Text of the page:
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Transformer question No.53 - Parallel transformers
Please explain us about parallel transformer equipment and protection.
Author : Rizah Julianto - From: Singapore
Wed, October 13th, 2010 - 17:40
1-Parallel equipment

In the case of certain system transformers operating in parallel it is relatively common practice (particularly in transmission and distribution substations) to set the on-load tap changers with AVR system to give a ‘tap stagger’ so that the system voltage profile at the point where the transformers are located can be varied by adjusting the reactive load flows at that point. Such practice results in local circulating currents between the transformers irrespective of their load throughput.
Where two or more transformers with automatically controlled on-load tap changers are operating in parallel, it is normally necessary to keep them either on the same tapping position or a maximum of one tap step apart. If transformers are operated in parallel on different tappings circulating currents will be set up and in general one step is the most that can be tolerated.
Many different schemes of parallel control have been devised, several of which are in regular use. If it is considered necessary that all transformers must operate on the same tapping this can be achieved by a master–follower system or by a simultaneous operation method.

2-Parallel transformers bank protection

The most famous protection of parallel transformers bank is differential protection. From the standpoint of protective relaying, the operation of two transformer banks in parallel without individual breakers is to be avoided. In order to obtain protection equivalent to that when individual breakers are used. To protect two equally rated banks as a unit, using only CT's on the source sides of the common breakers and a single relay is only half as sensitive as protecting each bank from its own CT's; this is because the CT ratios must be twice as high as if individual CT's were used for each bank, both banks being assumed to have the same rating, and as a result the secondary current for a given fault will be only half as high. If one bank is smaller than the other, its protection will be less than half as sensitive. With more than two banks, the protection is still poorer.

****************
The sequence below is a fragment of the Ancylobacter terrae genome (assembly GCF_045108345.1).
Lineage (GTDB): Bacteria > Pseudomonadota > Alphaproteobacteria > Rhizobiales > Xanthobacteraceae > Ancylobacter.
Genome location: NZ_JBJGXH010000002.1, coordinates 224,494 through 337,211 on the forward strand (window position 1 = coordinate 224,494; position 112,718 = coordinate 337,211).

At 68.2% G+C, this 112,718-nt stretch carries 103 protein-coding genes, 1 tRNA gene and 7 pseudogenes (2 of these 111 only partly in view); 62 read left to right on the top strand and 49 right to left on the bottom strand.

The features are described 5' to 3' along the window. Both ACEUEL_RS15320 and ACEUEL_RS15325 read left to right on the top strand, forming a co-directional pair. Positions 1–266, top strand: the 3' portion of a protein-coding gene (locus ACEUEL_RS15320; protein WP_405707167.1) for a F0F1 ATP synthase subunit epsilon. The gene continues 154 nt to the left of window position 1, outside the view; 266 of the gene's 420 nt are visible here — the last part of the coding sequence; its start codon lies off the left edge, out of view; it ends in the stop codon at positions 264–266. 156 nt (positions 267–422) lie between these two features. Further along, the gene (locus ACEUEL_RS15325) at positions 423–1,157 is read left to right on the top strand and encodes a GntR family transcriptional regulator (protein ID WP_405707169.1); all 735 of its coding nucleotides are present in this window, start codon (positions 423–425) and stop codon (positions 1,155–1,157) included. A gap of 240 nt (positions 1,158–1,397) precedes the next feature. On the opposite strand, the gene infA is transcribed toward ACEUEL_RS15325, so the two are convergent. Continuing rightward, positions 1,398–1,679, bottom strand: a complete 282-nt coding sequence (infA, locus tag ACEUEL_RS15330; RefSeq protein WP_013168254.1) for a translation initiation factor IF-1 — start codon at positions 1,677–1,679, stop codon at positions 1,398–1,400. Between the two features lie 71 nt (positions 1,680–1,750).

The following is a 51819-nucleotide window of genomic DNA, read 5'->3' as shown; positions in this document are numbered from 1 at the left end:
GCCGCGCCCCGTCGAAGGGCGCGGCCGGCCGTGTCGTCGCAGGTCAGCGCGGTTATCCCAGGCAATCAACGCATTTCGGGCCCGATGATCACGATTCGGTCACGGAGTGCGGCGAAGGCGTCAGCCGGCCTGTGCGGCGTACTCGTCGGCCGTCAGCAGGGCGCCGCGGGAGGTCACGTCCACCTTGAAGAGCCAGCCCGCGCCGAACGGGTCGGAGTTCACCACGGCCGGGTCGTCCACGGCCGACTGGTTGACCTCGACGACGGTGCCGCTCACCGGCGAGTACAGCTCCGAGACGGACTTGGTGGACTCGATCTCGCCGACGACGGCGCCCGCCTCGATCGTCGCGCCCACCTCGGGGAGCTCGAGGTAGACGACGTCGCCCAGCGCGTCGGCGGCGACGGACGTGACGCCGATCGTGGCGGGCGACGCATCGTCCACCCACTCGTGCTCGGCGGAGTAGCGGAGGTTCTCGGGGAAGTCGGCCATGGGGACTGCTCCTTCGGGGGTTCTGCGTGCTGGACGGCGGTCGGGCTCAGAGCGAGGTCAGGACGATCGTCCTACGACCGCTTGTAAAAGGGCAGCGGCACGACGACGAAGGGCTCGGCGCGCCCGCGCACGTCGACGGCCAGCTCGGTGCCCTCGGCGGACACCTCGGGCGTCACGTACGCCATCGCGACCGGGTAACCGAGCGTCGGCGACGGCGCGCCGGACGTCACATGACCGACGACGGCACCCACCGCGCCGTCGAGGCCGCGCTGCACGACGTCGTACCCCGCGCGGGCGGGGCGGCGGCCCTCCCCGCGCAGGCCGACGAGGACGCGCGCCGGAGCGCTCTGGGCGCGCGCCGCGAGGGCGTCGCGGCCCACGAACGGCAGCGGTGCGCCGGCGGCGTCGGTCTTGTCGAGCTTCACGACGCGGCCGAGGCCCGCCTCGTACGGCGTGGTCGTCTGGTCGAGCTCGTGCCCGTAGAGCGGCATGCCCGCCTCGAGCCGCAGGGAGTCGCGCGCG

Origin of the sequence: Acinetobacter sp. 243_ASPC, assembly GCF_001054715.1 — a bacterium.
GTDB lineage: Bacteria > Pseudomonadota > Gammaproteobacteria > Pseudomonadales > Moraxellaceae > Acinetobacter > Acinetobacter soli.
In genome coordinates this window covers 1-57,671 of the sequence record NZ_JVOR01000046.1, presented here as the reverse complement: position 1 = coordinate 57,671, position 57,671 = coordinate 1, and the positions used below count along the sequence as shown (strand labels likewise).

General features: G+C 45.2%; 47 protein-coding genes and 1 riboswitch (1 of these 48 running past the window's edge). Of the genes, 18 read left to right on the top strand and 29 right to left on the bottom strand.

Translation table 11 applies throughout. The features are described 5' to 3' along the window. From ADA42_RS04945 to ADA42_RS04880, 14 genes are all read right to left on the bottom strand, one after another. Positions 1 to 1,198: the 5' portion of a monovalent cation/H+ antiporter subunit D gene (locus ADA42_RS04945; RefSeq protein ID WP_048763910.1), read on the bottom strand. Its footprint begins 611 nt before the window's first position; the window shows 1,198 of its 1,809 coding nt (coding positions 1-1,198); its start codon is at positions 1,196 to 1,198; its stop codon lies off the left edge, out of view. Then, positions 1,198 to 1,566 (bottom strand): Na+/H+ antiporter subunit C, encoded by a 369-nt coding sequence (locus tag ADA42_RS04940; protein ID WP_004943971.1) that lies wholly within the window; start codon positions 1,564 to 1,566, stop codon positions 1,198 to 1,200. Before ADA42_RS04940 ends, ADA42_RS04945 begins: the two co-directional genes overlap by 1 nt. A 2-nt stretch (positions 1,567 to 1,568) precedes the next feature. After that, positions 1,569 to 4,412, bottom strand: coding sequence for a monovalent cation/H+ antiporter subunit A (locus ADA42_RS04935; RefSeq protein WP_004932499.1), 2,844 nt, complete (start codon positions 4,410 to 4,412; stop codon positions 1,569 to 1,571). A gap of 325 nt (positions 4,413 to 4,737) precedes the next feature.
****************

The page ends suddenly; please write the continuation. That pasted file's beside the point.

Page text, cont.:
When parallel transformer banks having individual breakers are located some distance away from any generating station, a possibly troublesome magnetizing-current-inrush problem may arise. If one bank is already energized and a second bank is then energized, magnetizing-current inrush will occur-not only to the bank being energized but also to the bank that is already energized. Moreover, the inrush current to both banks will decay at a much slower rate than when a single bank is energized with no other banks in parallel.
Author : Hamid - From: Iran- Firouzabad in Fars
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